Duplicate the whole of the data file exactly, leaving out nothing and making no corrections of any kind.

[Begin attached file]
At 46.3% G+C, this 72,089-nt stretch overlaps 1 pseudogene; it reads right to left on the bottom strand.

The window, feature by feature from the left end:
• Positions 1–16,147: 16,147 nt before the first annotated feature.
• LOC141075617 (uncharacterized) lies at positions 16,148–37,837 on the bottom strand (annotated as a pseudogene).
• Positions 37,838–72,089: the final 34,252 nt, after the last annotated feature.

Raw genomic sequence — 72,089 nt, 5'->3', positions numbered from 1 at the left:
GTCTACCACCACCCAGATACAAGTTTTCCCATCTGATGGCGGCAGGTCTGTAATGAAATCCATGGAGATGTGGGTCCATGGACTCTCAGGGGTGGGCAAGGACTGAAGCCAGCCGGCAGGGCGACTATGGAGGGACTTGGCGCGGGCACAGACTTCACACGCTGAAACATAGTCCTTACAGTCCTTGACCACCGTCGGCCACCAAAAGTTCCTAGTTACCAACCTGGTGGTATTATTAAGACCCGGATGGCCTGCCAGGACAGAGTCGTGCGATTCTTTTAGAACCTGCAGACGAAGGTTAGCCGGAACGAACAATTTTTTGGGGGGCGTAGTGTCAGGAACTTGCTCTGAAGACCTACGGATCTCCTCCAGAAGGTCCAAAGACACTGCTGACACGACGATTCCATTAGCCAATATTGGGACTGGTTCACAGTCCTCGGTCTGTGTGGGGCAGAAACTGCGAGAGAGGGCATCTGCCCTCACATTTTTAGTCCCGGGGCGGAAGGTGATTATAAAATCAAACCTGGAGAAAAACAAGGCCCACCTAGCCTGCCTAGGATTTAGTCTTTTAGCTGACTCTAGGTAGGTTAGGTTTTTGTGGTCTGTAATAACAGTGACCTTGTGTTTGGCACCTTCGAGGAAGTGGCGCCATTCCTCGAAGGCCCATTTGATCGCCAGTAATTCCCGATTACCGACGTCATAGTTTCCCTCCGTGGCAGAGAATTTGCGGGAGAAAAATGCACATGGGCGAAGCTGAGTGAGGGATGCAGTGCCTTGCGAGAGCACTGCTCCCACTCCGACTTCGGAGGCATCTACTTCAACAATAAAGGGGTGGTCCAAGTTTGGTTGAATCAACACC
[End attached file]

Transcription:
At 46.3% G+C, this 72,089-nt stretch overlaps 1 pseudogene; it reads right to left on the bottom strand.

The window, feature by feature from the left end:
• Positions 1–16,147: 16,147 nt before the first annotated feature.
• LOC141075617 (uncharacterized) lies at positions 16,148–37,837 on the bottom strand (annotated as a pseudogene).
• Positions 37,838–72,089: the final 34,252 nt, after the last annotated feature.

Raw genomic sequence — 72,089 nt, 5'->3', positions numbered from 1 at the left:
GTCTACCACCACCCAGATACAAGTTTTCCCATCTGATGGCGGCAGGTCTGTAATGAAATCCATGGAGATGTGGGTCCATGGACTCTCAGGGGTGGGCAAGGACTGAAGCCAGCCGGCAGGGCGACTATGGAGGGACTTGGCGCGGGCACAGACTTCACACGCTGAAACATAGTCCTTACAGTCCTTGACCACCGTCGGCCACCAAAAGTTCCTAGTTACCAACCTGGTGGTATTATTAAGACCCGGATGGCCTGCCAGGACAGAGTCGTGCGATTCTTTTAGAACCTGCAGACGAAGGTTAGCCGGAACGAACAATTTTTTGGGGGGCGTAGTGTCAGGAACTTGCTCTGAAGACCTACGGATCTCCTCCAGAAGGTCCAAAGACACTGCTGACACGACGATTCCATTAGCCAATATTGGGACTGGTTCACAGTCCTCGGTCTGTGTGGGGCAGAAACTGCGAGAGAGGGCATCTGCCCTCACATTTTTAGTCCCGGGGCGGAAGGTGATTATAAAATCAAACCTGGAGAAAAACAAGGCCCACCTAGCCTGCCTAGGATTTAGTCTTTTAGCTGACTCTAGGTAGGTTAGGTTTTTGTGGTCTGTAATAACAGTGACCTTGTGTTTGGCACCTTCGAGGAAGTGGCGCCATTCCTCGAAGGCCCATTTGATCGCCAGTAATTCCCGATTACCGACGTCATAGTTTCCCTCCGTGGCAGAGAATTTGCGGGAGAAAAATGCACATGGGCGAAGCTGAGTGAGGGATGCAGTGCCTTGCGAGAGCACTGCTCCCACTCCGACTTCGGAGGCATCTACTTCAACAATAAAGGGGTGGTCCAAGTTTGGTTGAATCAACACC